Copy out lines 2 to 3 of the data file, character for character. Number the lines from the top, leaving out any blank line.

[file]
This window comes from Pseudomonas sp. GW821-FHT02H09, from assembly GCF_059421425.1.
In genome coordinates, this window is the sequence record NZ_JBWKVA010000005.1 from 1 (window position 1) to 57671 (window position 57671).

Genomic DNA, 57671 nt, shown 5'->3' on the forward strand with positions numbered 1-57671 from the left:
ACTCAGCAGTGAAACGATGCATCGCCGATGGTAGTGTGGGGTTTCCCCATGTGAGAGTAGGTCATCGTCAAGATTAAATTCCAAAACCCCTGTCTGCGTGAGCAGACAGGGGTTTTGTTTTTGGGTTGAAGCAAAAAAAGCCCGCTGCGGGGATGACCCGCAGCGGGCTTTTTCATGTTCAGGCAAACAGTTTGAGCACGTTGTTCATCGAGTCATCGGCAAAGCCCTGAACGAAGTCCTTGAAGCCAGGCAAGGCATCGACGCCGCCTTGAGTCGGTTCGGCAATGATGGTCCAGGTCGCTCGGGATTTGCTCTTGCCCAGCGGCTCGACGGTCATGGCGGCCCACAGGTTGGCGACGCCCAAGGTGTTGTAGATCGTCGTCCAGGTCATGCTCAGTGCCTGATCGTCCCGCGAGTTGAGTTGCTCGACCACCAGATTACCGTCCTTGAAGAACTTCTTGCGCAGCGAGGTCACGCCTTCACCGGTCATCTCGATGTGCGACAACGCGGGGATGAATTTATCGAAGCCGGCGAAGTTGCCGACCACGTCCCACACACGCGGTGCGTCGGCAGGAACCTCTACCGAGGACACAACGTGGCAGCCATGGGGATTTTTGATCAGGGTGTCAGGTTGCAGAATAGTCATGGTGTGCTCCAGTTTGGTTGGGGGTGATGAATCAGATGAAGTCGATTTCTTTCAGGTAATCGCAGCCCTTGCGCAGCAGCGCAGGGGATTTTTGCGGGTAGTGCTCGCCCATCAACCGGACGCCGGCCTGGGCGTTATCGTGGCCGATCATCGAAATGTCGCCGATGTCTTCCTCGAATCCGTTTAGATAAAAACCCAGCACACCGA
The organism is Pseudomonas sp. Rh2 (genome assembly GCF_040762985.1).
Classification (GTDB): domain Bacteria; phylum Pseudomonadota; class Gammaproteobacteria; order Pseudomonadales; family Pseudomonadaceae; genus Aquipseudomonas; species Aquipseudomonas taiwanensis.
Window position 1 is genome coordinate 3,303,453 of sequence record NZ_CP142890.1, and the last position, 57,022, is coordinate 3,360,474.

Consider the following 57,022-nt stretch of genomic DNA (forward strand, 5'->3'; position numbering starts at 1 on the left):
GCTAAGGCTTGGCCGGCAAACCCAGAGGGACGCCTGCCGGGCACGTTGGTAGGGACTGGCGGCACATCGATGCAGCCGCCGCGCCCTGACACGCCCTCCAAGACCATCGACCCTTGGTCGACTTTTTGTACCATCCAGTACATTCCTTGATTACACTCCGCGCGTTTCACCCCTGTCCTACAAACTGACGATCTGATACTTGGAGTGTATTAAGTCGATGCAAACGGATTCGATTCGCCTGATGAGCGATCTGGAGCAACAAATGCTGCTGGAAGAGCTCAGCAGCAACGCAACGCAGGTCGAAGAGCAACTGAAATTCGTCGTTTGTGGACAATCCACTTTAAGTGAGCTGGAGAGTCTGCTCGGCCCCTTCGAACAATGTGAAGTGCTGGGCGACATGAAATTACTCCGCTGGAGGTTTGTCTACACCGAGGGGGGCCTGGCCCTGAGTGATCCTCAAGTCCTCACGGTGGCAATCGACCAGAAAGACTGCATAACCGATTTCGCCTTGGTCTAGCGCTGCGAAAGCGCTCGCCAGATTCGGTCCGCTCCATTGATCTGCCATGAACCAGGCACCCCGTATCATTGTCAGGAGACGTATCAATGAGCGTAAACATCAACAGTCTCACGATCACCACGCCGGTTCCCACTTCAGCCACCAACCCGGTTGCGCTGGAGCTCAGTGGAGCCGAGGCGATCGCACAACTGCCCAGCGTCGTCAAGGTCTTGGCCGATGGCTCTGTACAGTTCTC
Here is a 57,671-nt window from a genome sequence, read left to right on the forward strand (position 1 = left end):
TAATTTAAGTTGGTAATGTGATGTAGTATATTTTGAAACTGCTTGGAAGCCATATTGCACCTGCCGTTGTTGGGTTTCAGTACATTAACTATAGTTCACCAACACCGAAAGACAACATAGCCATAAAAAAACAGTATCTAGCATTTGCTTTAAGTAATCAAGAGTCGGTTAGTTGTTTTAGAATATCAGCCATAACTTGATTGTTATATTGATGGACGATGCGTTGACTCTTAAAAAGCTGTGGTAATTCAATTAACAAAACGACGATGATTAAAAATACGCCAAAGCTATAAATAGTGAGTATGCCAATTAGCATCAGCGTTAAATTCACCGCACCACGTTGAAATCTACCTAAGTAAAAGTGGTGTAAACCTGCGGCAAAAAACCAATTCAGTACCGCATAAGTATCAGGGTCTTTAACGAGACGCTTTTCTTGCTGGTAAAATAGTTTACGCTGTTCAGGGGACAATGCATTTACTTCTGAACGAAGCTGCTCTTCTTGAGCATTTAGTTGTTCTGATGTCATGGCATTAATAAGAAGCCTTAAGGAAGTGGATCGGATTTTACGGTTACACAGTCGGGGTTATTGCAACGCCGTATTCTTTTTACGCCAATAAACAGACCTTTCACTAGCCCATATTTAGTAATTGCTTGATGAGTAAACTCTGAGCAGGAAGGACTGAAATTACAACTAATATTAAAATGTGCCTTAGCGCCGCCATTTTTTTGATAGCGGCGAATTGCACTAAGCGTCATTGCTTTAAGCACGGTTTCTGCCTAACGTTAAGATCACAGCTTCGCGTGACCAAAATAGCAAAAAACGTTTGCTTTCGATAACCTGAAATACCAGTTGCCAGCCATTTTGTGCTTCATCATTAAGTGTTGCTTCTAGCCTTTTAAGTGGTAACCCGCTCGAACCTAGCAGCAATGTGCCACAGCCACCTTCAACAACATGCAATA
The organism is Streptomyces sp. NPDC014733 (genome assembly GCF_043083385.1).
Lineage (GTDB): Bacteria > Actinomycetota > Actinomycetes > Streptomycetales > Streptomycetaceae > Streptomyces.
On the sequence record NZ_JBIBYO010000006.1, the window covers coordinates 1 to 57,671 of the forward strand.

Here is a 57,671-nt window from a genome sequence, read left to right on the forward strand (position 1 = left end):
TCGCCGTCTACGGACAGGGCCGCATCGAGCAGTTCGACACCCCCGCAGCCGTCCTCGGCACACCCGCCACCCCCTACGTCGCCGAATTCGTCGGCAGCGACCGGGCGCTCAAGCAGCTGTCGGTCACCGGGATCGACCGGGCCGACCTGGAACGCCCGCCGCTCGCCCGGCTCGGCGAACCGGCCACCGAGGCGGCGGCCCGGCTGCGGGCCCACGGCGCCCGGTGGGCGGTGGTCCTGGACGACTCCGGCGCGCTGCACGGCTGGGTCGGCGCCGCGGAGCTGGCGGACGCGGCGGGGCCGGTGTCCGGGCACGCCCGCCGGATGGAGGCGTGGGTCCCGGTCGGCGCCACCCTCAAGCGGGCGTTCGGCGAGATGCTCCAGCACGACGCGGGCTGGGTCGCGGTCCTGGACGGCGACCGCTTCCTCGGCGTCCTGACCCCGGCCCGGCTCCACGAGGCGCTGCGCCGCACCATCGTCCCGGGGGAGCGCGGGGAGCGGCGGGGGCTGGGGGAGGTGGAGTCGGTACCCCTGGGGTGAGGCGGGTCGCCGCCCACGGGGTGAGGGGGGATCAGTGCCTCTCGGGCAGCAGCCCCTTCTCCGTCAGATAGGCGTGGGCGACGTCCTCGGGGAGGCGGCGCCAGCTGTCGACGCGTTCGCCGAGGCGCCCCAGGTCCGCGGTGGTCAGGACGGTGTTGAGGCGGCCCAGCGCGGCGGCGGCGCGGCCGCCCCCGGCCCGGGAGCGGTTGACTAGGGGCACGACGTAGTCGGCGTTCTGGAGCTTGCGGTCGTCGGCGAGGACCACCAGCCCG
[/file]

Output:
In genome coordinates, this window is the sequence record NZ_JBWKVA010000005.1 from 1 (window position 1) to 57671 (window position 57671).

Genomic DNA, 57671 nt, shown 5'->3' on the forward strand with positions numbered 1-57671 from the left: